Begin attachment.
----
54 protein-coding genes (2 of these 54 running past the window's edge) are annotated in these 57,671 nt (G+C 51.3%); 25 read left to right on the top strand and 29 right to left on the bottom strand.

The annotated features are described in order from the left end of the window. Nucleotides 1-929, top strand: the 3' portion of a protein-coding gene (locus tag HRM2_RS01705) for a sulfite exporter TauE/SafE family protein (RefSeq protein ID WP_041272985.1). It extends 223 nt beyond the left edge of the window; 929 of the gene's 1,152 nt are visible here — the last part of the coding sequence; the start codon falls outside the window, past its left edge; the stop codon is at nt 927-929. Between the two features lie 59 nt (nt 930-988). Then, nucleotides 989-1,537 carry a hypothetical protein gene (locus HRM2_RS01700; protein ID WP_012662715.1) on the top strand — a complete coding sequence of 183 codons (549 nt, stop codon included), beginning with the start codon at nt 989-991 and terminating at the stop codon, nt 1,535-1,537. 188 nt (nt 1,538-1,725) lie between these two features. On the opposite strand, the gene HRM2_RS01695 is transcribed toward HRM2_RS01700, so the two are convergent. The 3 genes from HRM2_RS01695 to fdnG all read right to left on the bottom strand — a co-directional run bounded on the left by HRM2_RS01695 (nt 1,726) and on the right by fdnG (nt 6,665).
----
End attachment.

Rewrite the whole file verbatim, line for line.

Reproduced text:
54 protein-coding genes (2 of these 54 running past the window's edge) are annotated in these 57,671 nt (G+C 51.3%); 25 read left to right on the top strand and 29 right to left on the bottom strand.

The annotated features are described in order from the left end of the window. Nucleotides 1-929, top strand: the 3' portion of a protein-coding gene (locus tag HRM2_RS01705) for a sulfite exporter TauE/SafE family protein (RefSeq protein ID WP_041272985.1). It extends 223 nt beyond the left edge of the window; 929 of the gene's 1,152 nt are visible here — the last part of the coding sequence; the start codon falls outside the window, past its left edge; the stop codon is at nt 927-929. Between the two features lie 59 nt (nt 930-988). Then, nucleotides 989-1,537 carry a hypothetical protein gene (locus HRM2_RS01700; protein ID WP_012662715.1) on the top strand — a complete coding sequence of 183 codons (549 nt, stop codon included), beginning with the start codon at nt 989-991 and terminating at the stop codon, nt 1,535-1,537. 188 nt (nt 1,538-1,725) lie between these two features. On the opposite strand, the gene HRM2_RS01695 is transcribed toward HRM2_RS01700, so the two are convergent. The 3 genes from HRM2_RS01695 to fdnG all read right to left on the bottom strand — a co-directional run bounded on the left by HRM2_RS01695 (nt 1,726) and on the right by fdnG (nt 6,665).